January 2013
B-3: Distinguishing Between Plants and Animals (REVIEW)
C-5: Inertia
C-6: Friction
C-7: Push Pushes Back

February 2013
D-5: Time and the Earth's Turning (ongoing study)
D-6: Seasonal Changes and the Earth's Orbit (ongoing study)
D-7: Gravity II: Weightlessness in space, Distintion Between Weight and Mass

March-June 2013
Supplemental: Connect the Thoughts Lower School Science IV: Physics & Astronomy

Summer 2013
B-4a: Identification of Living Things (ongoing study)
B-4b: What is a Species/Use of Field Guides in the Field (ongoing study)
B-4: Life Cycles (ongoing study)

October 2013
A-6: Matter II: Air Pressure, Vacuums, and the Earth's Atmosphere
A-7: Air: A Mixture of Gases
A-8: Evaporation and Condensation

November 2013
A-9: Matter IV: Dissolving, Solutions, and Crystallization
A-10: Rocks, Minerals, Crystals, Dirt, and Soil

January-February 2014
B-10: Plant Science I: Basic Plant Structure
B-11: Plant Scienc eII: Seed Germination and Seedling Growth
B-12 Plants, Soil, and Water
D-8: Rocks and Fossils

March-April 2014
B-8: How Animals Move III: The Nervous System
B-9: How Animals Move IV: Energy to Run the Body

May 2014
(connect to spring and planting of vegetable gardens)
B-11: Plant Sci II: Seed Germinatin and Seedling Growth (REVIEW)
B-12: Plants, Soil, and Water (REVIEW)

Summer 2014
B-4a: Identification of Living Things (ongoing study)
B-4b: What is a Species/Use of Field Guides in the Field (ongoing study)
B-4: Life Cycles (ongoing study)

For September 2014
Complete book review

For October 2014
Begin BFSU Vol. II



Being unschoolers at heart the idea of having a lesson based learning program is not top on our list of things to do, so I was a little sceptical back in March when Jon's bosses wanted to have Calvin on board for the piloting of their still in development preschool piano program. The program included weekly private lessons as well as weekly group lessons. It was of utmost importance to me that Calvin not feel pressured but self motivated to play the piano, and how can we assure that when we're carting him to lessons twice a week at night quite four years old?

We put our concerns aside, however, agreeing to the proposal, and at the same time started taking some measures at home to help it along. It's Rousseau who advocated that the teacher (in a one on one context) should learn, or at least pretend to learn, each subject along with the student. I can't get entirely on board with that—not only is it just not feasible all the time, I don't believe in lying to him to achieve an effect—but there are times when the genral principle makes sense to me, and since I really don't know anything about playing the piano I decided to take it up as a hobby right along with my son. It can be a little daunting to pick up a completely new subject at an older age, especially when sharing the learning process with someone so much younger, someone who most certainly will show you up, but we've had fun "arguing" over who gets to practice now.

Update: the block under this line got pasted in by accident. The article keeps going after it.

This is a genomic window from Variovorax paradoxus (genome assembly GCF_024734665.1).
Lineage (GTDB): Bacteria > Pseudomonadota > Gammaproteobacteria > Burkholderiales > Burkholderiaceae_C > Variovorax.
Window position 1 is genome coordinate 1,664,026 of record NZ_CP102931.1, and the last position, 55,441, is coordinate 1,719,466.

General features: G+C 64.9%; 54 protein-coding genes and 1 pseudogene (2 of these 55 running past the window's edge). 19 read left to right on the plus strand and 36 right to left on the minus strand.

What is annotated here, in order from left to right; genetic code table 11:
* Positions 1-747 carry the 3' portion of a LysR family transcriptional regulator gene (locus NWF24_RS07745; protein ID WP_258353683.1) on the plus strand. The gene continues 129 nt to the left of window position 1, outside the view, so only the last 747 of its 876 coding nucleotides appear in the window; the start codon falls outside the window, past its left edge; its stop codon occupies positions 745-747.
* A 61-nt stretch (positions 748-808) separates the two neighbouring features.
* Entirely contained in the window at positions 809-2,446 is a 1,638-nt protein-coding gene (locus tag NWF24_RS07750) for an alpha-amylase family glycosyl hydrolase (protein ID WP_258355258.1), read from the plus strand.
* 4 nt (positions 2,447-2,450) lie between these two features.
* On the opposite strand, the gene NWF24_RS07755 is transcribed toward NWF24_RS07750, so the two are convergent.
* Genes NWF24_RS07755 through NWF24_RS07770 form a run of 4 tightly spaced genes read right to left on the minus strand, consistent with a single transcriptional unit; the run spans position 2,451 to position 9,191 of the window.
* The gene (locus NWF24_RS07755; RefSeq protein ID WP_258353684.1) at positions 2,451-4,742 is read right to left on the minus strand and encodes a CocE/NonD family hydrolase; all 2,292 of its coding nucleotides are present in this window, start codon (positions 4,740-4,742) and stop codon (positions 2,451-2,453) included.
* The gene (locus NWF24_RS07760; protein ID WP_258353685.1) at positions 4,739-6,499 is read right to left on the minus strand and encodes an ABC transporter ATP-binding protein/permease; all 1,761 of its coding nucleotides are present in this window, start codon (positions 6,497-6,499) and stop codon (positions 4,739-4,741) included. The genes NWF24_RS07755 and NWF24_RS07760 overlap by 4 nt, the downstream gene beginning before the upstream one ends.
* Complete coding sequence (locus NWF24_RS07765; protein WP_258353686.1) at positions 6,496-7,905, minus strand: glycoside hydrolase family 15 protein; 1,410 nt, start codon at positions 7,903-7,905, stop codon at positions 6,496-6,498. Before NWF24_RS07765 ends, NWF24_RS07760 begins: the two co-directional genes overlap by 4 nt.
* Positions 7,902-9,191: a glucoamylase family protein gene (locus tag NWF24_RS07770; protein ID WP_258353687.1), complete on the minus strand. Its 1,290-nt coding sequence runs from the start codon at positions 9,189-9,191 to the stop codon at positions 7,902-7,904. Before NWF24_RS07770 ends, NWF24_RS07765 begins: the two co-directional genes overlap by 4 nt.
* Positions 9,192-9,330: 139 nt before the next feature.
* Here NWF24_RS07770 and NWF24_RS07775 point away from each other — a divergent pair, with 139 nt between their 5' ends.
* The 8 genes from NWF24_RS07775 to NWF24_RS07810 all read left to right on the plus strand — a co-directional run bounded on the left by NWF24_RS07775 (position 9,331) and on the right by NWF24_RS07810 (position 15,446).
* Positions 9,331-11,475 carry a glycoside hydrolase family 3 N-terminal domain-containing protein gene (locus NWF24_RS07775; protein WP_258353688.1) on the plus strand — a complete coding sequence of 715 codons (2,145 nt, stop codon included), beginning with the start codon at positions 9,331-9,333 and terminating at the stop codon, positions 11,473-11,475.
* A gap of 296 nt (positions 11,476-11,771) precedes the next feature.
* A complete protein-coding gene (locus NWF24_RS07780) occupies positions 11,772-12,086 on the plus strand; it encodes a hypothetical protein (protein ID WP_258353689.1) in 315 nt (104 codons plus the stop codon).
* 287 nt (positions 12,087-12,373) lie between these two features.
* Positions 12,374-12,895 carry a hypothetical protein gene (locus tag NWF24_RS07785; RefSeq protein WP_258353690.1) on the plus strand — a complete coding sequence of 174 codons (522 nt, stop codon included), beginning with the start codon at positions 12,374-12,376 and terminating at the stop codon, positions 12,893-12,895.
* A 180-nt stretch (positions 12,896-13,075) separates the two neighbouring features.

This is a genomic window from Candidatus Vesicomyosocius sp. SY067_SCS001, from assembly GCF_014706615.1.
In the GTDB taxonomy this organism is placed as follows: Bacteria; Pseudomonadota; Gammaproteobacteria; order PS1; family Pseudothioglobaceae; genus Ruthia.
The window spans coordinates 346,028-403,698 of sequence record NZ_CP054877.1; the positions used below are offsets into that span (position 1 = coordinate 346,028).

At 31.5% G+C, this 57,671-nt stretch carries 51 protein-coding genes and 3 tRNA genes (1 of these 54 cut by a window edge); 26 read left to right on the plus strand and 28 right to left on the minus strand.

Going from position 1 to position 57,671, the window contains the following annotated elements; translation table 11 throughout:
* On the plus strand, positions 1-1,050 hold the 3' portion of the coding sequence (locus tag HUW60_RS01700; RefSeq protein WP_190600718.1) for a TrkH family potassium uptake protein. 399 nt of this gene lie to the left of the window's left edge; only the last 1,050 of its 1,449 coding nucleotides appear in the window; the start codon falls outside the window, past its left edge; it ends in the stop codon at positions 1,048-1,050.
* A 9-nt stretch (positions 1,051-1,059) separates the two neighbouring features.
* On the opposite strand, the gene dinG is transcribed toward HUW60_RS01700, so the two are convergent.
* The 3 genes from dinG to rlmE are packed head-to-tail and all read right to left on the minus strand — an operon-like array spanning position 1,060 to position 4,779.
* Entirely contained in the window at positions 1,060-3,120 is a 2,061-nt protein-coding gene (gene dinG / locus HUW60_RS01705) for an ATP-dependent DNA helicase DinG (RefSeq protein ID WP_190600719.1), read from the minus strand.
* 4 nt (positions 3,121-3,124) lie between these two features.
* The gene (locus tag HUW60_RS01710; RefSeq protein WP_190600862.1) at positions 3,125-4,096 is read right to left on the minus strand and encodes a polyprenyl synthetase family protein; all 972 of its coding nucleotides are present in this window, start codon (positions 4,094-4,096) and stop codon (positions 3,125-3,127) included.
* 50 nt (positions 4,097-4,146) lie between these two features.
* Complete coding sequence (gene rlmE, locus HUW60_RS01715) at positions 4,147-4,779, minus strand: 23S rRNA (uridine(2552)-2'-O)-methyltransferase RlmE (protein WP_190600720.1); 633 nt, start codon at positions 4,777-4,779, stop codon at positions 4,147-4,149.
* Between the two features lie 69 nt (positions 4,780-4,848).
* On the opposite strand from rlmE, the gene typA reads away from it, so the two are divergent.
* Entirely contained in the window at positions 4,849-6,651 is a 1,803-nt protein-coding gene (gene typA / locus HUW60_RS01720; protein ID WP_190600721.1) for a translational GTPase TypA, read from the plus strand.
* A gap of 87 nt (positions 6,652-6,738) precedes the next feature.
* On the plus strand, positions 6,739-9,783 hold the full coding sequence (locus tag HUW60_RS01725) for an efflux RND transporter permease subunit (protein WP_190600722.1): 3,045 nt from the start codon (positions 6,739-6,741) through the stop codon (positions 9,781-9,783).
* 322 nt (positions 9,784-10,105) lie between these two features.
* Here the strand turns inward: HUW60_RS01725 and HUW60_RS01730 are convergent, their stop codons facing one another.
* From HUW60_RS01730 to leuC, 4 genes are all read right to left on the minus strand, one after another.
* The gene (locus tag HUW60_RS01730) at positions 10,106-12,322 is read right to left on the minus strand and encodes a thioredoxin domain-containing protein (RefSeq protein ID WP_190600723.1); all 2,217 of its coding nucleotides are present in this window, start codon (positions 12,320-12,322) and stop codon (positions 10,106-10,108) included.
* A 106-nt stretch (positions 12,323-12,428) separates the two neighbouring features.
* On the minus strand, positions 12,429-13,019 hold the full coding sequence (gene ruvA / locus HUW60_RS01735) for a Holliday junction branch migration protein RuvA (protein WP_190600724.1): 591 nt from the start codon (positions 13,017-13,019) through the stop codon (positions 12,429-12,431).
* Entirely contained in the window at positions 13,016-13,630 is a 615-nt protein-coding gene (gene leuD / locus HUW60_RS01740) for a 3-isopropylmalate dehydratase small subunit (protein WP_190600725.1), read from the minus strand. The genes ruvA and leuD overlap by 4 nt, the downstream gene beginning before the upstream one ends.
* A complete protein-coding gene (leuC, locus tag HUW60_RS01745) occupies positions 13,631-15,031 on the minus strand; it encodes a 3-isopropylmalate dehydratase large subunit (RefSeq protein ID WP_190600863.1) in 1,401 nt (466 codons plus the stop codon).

My years of musical training are the only thing saving me right now from utter embarrassment. Well, that and the well written adult lesson books Jon brought home for me. I'm making progress and enjoying the evolution of a skill I have long coveted, but it is nothing compared to the leaps and bounds Calvin has made over the past months. In March he knew what the piano was and seemed to show an ability to keep a beat. By June he could play a multitude of his lesson songs from memory with one finger, keeping a steady beat and singing right along with them. By August he'd learned the names of all the keys on the piano and could play using all ten of his fingers, reading note names from a book. Now in October he is he reading music on the grand staff and playing two handed piano and is quite the accomplished sight reader—Im sure a video will be coming soon.

So how does this fit into our unschooling "method"? A common misconception is that unschooling is synonymous with unlearning, or that it means completely avoiding the process of learning by specific method. In fact, some unschoolers might agree with you, but for the most part unschooling just means letting the learner lead the way and fitting the process to the student instead of the other way around. Calvin has shown a remarkable interest in learning the piano. He enjoys practicing and doing the workbook exercises, and he is always hungry for more. In fact, while the original method is spread over a several month period, Calvin showed such eagerness to learn that he swept through it in half the time, something we did not slow down or discourage. That meant that he moved into the next book much sooner than expected, graduated into the next book just as ridiculously fast, and is now on his fourth. Since he is mastering the skills before he moves on we are remaining true to our student instead of to the lesson plan. That has meant being a little inventive along the way, but thankfully his teacher, Jon's boss, has been very flexible in working with him (and just as eager to teach him as he has been to learn from her, which makes the pairing work). It is his eagerness and his work that has made this a success, and that is what unschooling is all about.